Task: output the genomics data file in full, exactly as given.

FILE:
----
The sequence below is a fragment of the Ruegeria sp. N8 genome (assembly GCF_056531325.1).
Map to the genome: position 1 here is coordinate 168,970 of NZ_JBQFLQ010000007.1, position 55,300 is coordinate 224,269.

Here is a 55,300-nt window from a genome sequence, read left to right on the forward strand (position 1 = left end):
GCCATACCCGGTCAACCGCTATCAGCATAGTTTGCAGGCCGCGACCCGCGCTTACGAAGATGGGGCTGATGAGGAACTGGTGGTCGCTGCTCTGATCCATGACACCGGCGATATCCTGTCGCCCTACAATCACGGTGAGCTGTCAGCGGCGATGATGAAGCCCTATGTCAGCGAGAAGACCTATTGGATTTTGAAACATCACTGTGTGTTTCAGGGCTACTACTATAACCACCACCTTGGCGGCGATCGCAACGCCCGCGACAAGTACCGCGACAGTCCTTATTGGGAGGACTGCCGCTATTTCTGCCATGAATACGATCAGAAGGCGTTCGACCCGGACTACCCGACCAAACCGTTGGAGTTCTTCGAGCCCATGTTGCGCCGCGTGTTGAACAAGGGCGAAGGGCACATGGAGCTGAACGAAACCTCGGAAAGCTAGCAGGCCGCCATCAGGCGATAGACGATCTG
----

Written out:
The sequence below is a fragment of the Ruegeria sp. N8 genome (assembly GCF_056531325.1).
Map to the genome: position 1 here is coordinate 168,970 of NZ_JBQFLQ010000007.1, position 55,300 is coordinate 224,269.

Here is a 55,300-nt window from a genome sequence, read left to right on the forward strand (position 1 = left end):
GCCATACCCGGTCAACCGCTATCAGCATAGTTTGCAGGCCGCGACCCGCGCTTACGAAGATGGGGCTGATGAGGAACTGGTGGTCGCTGCTCTGATCCATGACACCGGCGATATCCTGTCGCCCTACAATCACGGTGAGCTGTCAGCGGCGATGATGAAGCCCTATGTCAGCGAGAAGACCTATTGGATTTTGAAACATCACTGTGTGTTTCAGGGCTACTACTATAACCACCACCTTGGCGGCGATCGCAACGCCCGCGACAAGTACCGCGACAGTCCTTATTGGGAGGACTGCCGCTATTTCTGCCATGAATACGATCAGAAGGCGTTCGACCCGGACTACCCGACCAAACCGTTGGAGTTCTTCGAGCCCATGTTGCGCCGCGTGTTGAACAAGGGCGAAGGGCACATGGAGCTGAACGAAACCTCGGAAAGCTAGCAGGCCGCCATCAGGCGATAGACGATCTG